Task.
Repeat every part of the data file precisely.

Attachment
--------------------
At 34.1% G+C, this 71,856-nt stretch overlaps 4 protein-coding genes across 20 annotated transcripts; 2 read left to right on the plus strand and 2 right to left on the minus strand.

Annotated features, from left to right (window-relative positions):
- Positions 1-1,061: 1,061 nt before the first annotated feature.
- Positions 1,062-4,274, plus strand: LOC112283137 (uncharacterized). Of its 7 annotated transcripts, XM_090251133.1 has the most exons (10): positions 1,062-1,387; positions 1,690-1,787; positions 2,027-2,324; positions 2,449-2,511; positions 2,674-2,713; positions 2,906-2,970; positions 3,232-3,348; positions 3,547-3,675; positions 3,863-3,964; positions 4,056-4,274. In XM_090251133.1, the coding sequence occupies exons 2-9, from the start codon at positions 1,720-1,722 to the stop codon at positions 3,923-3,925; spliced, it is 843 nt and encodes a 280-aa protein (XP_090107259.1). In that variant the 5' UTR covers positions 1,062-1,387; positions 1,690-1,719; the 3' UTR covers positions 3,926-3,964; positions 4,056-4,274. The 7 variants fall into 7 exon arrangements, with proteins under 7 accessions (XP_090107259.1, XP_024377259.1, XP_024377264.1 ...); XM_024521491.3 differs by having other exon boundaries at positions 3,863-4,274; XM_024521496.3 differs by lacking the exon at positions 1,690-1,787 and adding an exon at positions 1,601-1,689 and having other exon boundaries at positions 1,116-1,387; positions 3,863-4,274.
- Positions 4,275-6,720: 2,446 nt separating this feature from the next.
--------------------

At 34.1% G+C, this 71,856-nt stretch overlaps 4 protein-coding genes across 20 annotated transcripts; 2 read left to right on the plus strand and 2 right to left on the minus strand.

Annotated features, from left to right (window-relative positions):
- Positions 1-1,061: 1,061 nt before the first annotated feature.
- Positions 1,062-4,274, plus strand: LOC112283137 (uncharacterized). Of its 7 annotated transcripts, XM_090251133.1 has the most exons (10): positions 1,062-1,387; positions 1,690-1,787; positions 2,027-2,324; positions 2,449-2,511; positions 2,674-2,713; positions 2,906-2,970; positions 3,232-3,348; positions 3,547-3,675; positions 3,863-3,964; positions 4,056-4,274. In XM_090251133.1, the coding sequence occupies exons 2-9, from the start codon at positions 1,720-1,722 to the stop codon at positions 3,923-3,925; spliced, it is 843 nt and encodes a 280-aa protein (XP_090107259.1). In that variant the 5' UTR covers positions 1,062-1,387; positions 1,690-1,719; the 3' UTR covers positions 3,926-3,964; positions 4,056-4,274. The 7 variants fall into 7 exon arrangements, with proteins under 7 accessions (XP_090107259.1, XP_024377259.1, XP_024377264.1 ...); XM_024521491.3 differs by having other exon boundaries at positions 3,863-4,274; XM_024521496.3 differs by lacking the exon at positions 1,690-1,787 and adding an exon at positions 1,601-1,689 and having other exon boundaries at positions 1,116-1,387; positions 3,863-4,274.
- Positions 4,275-6,720: 2,446 nt separating this feature from the next.